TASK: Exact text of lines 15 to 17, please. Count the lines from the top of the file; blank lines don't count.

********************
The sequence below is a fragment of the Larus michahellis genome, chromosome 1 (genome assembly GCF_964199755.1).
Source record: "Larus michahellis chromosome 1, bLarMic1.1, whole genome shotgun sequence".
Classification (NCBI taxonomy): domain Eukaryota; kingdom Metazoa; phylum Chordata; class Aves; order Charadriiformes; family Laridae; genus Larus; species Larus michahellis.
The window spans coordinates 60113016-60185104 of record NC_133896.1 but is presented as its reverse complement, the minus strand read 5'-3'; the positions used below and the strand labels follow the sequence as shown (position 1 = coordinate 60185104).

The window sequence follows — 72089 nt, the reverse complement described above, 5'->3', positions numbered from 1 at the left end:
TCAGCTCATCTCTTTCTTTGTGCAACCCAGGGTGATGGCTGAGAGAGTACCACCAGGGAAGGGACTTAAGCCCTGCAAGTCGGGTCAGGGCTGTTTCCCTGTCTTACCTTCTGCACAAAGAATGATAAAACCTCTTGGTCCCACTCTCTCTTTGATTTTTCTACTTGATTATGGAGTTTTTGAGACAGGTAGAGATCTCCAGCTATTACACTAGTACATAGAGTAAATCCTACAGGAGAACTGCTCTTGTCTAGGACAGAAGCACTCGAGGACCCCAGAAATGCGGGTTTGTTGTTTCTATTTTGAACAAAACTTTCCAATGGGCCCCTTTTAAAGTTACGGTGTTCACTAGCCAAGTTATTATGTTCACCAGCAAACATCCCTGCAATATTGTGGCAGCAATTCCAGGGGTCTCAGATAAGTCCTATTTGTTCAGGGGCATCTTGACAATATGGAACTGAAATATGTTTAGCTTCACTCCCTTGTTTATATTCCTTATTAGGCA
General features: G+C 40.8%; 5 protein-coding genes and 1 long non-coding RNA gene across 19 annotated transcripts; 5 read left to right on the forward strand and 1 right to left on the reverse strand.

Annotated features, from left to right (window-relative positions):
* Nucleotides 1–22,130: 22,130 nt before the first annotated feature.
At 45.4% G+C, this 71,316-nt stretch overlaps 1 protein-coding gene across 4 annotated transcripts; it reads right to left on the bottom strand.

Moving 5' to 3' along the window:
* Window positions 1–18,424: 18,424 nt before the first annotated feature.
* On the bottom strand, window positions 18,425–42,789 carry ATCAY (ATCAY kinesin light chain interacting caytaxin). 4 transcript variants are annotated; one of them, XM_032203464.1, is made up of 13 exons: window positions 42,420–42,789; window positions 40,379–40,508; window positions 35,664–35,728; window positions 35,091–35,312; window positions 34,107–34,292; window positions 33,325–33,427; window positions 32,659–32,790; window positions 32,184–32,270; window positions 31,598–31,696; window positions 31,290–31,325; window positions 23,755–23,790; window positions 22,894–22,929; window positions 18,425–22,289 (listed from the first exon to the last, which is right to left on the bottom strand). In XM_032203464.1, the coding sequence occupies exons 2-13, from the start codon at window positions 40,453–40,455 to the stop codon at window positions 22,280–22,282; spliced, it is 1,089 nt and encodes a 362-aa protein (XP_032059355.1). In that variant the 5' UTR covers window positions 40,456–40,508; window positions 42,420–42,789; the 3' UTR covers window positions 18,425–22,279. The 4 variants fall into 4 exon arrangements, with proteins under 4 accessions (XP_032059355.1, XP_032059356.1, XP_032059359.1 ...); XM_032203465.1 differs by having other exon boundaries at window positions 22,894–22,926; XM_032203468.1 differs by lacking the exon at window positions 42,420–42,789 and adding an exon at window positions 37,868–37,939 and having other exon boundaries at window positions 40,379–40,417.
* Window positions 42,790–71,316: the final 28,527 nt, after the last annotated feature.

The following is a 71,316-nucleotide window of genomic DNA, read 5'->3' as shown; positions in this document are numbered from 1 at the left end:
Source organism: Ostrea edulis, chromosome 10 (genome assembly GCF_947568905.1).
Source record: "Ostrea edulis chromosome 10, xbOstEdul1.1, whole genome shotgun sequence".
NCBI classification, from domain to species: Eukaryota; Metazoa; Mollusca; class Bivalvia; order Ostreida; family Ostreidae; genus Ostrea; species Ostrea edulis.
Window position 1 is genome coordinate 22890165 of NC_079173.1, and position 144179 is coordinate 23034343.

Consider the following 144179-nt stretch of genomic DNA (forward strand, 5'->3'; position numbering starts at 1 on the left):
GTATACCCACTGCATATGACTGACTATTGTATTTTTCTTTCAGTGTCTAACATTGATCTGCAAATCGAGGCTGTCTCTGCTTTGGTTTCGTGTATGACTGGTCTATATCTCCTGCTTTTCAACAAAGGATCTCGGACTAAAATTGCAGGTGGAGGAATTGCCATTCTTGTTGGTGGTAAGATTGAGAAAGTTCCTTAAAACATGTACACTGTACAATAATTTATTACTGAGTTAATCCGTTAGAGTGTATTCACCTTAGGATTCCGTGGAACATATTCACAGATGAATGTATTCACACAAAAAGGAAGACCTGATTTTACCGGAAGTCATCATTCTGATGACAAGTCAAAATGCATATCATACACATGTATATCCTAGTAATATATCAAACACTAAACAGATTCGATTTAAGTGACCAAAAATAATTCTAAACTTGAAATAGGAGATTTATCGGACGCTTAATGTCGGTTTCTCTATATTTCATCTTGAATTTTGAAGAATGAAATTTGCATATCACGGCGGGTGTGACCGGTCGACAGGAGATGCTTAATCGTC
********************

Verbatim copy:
The following is a 71,316-nucleotide window of genomic DNA, read 5'->3' as shown; positions in this document are numbered from 1 at the left end:
Source organism: Ostrea edulis, chromosome 10 (genome assembly GCF_947568905.1).
Source record: "Ostrea edulis chromosome 10, xbOstEdul1.1, whole genome shotgun sequence".